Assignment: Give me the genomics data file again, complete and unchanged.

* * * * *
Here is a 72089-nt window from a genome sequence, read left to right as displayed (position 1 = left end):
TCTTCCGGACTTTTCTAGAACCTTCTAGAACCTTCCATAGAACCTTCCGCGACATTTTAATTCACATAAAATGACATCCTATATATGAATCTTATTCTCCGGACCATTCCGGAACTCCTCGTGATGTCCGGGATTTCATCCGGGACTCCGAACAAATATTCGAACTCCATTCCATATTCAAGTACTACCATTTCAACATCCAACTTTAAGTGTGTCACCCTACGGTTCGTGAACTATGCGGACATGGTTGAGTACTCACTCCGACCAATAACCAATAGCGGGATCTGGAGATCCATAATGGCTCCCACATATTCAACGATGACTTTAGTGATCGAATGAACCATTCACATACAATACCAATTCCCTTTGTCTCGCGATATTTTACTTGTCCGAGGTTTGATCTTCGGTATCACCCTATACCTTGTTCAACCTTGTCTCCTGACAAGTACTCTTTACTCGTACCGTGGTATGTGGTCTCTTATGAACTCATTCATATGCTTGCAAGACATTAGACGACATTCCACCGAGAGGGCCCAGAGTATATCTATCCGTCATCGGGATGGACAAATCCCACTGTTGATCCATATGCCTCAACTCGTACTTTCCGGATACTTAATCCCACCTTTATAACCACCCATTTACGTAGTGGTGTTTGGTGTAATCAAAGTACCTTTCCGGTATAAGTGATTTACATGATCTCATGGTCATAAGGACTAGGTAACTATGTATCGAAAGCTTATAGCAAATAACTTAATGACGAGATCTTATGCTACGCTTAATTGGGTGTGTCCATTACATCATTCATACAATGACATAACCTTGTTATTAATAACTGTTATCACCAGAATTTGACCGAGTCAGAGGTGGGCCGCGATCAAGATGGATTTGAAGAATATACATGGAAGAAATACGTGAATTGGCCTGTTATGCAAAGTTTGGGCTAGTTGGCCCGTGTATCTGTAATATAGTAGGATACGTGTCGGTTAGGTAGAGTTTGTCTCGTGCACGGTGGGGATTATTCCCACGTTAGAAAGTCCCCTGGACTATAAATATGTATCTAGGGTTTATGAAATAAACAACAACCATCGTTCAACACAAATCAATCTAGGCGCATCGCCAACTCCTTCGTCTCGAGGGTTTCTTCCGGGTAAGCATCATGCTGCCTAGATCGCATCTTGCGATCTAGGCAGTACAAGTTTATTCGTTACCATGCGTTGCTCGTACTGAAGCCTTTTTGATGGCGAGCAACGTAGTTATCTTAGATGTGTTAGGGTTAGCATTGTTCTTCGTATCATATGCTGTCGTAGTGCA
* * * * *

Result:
Here is a 72089-nt window from a genome sequence, read left to right as displayed (position 1 = left end):
TCTTCCGGACTTTTCTAGAACCTTCTAGAACCTTCCATAGAACCTTCCGCGACATTTTAATTCACATAAAATGACATCCTATATATGAATCTTATTCTCCGGACCATTCCGGAACTCCTCGTGATGTCCGGGATTTCATCCGGGACTCCGAACAAATATTCGAACTCCATTCCATATTCAAGTACTACCATTTCAACATCCAACTTTAAGTGTGTCACCCTACGGTTCGTGAACTATGCGGACATGGTTGAGTACTCACTCCGACCAATAACCAATAGCGGGATCTGGAGATCCATAATGGCTCCCACATATTCAACGATGACTTTAGTGATCGAATGAACCATTCACATACAATACCAATTCCCTTTGTCTCGCGATATTTTACTTGTCCGAGGTTTGATCTTCGGTATCACCCTATACCTTGTTCAACCTTGTCTCCTGACAAGTACTCTTTACTCGTACCGTGGTATGTGGTCTCTTATGAACTCATTCATATGCTTGCAAGACATTAGACGACATTCCACCGAGAGGGCCCAGAGTATATCTATCCGTCATCGGGATGGACAAATCCCACTGTTGATCCATATGCCTCAACTCGTACTTTCCGGATACTTAATCCCACCTTTATAACCACCCATTTACGTAGTGGTGTTTGGTGTAATCAAAGTACCTTTCCGGTATAAGTGATTTACATGATCTCATGGTCATAAGGACTAGGTAACTATGTATCGAAAGCTTATAGCAAATAACTTAATGACGAGATCTTATGCTACGCTTAATTGGGTGTGTCCATTACATCATTCATACAATGACATAACCTTGTTATTAATAACTGTTATCACCAGAATTTGACCGAGTCAGAGGTGGGCCGCGATCAAGATGGATTTGAAGAATATACATGGAAGAAATACGTGAATTGGCCTGTTATGCAAAGTTTGGGCTAGTTGGCCCGTGTATCTGTAATATAGTAGGATACGTGTCGGTTAGGTAGAGTTTGTCTCGTGCACGGTGGGGATTATTCCCACGTTAGAAAGTCCCCTGGACTATAAATATGTATCTAGGGTTTATGAAATAAACAACAACCATCGTTCAACACAAATCAATCTAGGCGCATCGCCAACTCCTTCGTCTCGAGGGTTTCTTCCGGGTAAGCATCATGCTGCCTAGATCGCATCTTGCGATCTAGGCAGTACAAGTTTATTCGTTACCATGCGTTGCTCGTACTGAAGCCTTTTTGATGGCGAGCAACGTAGTTATCTTAGATGTGTTAGGGTTAGCATTGTTCTTCGTATCATATGCTGTCGTAGTGCA